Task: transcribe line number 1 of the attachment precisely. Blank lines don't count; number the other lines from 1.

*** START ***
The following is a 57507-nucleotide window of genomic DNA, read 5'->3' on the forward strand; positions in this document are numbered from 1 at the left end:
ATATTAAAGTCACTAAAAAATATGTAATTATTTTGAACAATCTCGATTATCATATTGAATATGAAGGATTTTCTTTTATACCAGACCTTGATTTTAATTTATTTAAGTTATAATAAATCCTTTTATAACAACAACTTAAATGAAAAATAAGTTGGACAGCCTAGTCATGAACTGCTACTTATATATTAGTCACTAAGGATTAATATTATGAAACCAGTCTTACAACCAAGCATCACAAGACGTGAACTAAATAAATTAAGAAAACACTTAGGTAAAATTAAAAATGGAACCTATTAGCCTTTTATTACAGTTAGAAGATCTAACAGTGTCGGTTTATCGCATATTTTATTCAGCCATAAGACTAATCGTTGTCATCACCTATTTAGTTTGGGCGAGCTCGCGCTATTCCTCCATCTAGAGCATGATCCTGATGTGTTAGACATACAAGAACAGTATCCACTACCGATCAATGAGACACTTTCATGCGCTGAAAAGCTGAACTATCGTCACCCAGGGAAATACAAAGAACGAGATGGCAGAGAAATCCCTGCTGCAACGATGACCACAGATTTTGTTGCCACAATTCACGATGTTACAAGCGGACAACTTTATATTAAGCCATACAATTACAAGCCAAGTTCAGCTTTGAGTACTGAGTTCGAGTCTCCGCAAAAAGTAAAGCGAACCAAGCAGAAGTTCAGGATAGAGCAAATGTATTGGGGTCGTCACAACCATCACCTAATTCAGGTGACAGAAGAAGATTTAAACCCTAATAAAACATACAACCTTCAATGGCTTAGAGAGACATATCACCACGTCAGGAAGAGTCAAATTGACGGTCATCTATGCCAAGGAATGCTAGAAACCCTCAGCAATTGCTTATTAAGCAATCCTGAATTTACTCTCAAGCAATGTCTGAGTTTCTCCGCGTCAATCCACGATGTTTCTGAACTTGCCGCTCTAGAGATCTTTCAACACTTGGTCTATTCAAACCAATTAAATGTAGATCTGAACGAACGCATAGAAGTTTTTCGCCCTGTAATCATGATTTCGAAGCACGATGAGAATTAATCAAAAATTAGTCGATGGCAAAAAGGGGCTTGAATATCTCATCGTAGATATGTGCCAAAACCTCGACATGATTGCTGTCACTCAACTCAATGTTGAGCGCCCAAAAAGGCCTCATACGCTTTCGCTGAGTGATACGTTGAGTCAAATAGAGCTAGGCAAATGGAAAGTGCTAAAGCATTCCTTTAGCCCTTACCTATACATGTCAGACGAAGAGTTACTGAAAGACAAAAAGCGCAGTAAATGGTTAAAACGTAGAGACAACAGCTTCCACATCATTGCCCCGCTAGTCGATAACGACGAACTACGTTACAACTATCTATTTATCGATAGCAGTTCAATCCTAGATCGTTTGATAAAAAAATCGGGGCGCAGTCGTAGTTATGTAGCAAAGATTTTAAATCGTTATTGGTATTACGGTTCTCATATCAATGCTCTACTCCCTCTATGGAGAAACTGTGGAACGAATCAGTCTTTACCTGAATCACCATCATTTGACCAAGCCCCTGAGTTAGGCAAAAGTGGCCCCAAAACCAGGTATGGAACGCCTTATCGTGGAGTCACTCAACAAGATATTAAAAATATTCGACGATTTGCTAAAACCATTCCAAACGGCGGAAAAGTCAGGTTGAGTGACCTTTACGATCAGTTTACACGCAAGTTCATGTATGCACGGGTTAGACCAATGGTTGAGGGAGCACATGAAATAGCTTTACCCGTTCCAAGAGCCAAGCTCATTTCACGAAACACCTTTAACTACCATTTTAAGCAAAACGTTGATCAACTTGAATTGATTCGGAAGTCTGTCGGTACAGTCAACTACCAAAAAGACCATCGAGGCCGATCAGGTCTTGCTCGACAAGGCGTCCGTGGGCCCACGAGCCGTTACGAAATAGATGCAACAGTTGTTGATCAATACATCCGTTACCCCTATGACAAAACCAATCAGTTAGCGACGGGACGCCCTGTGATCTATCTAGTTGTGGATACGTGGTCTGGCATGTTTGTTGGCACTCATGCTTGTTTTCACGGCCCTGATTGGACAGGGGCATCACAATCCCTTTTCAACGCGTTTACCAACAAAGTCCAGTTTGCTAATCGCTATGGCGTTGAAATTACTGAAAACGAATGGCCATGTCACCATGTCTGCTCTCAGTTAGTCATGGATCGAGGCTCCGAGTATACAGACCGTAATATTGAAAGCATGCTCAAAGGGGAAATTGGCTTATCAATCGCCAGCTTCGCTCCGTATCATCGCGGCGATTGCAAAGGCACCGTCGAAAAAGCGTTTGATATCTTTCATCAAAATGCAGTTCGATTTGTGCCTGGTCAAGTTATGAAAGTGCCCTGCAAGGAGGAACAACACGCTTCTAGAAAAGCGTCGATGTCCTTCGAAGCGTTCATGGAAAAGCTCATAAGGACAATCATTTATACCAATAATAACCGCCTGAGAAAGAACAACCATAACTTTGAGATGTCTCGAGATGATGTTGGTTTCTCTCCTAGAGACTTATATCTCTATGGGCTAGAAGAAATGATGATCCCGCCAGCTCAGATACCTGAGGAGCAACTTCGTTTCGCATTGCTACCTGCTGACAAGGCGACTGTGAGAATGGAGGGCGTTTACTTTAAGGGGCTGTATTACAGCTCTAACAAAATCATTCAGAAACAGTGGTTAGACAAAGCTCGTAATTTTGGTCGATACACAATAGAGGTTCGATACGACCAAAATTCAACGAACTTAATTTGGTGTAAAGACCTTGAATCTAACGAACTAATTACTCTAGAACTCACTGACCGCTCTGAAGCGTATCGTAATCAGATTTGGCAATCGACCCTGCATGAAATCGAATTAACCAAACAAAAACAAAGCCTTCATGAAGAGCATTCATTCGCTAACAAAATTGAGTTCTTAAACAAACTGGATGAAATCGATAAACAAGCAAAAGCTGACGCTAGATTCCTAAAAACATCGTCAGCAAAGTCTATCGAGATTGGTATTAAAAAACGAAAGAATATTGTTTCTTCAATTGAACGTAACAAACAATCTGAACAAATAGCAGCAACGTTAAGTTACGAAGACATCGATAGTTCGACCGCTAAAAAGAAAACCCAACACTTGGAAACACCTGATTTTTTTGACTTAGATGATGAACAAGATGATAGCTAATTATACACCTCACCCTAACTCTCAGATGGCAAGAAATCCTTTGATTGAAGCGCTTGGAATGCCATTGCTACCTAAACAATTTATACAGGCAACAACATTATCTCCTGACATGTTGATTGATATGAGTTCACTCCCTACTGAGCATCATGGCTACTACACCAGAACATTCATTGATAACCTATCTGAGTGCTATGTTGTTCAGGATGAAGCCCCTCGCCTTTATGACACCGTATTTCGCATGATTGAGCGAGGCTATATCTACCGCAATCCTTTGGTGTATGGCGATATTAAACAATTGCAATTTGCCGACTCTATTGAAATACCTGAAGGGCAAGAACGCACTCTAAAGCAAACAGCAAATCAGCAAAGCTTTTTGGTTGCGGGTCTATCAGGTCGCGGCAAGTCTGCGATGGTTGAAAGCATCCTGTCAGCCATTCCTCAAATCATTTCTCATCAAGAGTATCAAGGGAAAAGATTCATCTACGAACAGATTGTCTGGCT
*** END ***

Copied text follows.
The following is a 57507-nucleotide window of genomic DNA, read 5'->3' on the forward strand; positions in this document are numbered from 1 at the left end: